Whenever Champaklal was free, he used to note down the events of his daily life, including his visions, experiences and problems. He wrote to Sri Aurobindo and the Mother regularly — short notes about work, long letters about his personal progress and sadhana — and received guidance from both of them. He also brought to them the letters of others. To help others was his very nature. He served them not only directly but by helping the disciples and devotees who came to their feet. About the notes, messages and letters collected in this book Champaklal once told me: “These writings to devotees are most valuable. I have preserved them not only for myself but for others, so that they may receive what I have received from them.” These writings are truly Champaklal’s treasures. Here is an example. Troubled by the “devil”, the young sadhak René wanted to leave the Ashram. Sri Aurobindo wrote to him: “You are quite mistaken when you say that if you will go, there will be no Devil left in the Ashram. The Devil is not here because of you, he is here because he wants to give trouble to the Mother and spoil her work. And what he chiefly wants is to drive her children away from her and especially those who like you are nearest to her. If you go, he will remain; and not only he will remain, but he will feel that he has won a great victory and will set himself with a double vigour to attack her through others.” Sri Aurobindo further explained, “You talk of not giving trouble to the Mother and to me, but do you not realise that nothing can be worse trouble to us than your going away?”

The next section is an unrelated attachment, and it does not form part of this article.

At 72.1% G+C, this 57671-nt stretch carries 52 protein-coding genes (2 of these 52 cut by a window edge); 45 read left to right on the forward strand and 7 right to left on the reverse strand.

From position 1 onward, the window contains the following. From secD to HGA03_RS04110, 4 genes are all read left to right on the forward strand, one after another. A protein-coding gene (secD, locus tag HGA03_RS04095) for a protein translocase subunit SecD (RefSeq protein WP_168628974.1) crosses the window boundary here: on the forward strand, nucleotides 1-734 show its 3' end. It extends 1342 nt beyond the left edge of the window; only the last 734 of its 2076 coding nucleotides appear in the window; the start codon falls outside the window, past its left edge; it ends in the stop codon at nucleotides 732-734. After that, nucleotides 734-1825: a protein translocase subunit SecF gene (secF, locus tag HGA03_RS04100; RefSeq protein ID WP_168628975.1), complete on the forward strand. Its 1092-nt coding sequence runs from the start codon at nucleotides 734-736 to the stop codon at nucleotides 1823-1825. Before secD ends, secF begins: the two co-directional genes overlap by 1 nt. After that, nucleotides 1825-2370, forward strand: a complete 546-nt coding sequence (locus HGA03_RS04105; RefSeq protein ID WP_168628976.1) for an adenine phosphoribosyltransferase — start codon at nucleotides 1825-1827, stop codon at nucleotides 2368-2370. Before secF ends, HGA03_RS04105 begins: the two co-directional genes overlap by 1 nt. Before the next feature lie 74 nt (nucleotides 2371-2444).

Part I, “Letters of Sri Aurobindo and the Mother”, covers a wide variety of subjects. These letters offer solutions to many problems, emotional, psychological, social and spiritual. They deal both with the personal problems of spiritual life and with the larger problems concerning the nature of man, the world and the Divine. They throw light on Sri Aurobindo and the Mother’s vision of life and their way of working with those who follow their path.
Part II contains “Notes, Prayers and Reflections of the Mother”. In “Myself and My Creed”, the Mother’s declaration of a true slave of God, reflects her total surrender to the Divine. In a note with twelve points, she summarises her ideas about what she wants to bring down into the material world. For the Mother, the important thing was Sri Aurobindo’s work and her conscious support went out to all that helps that work.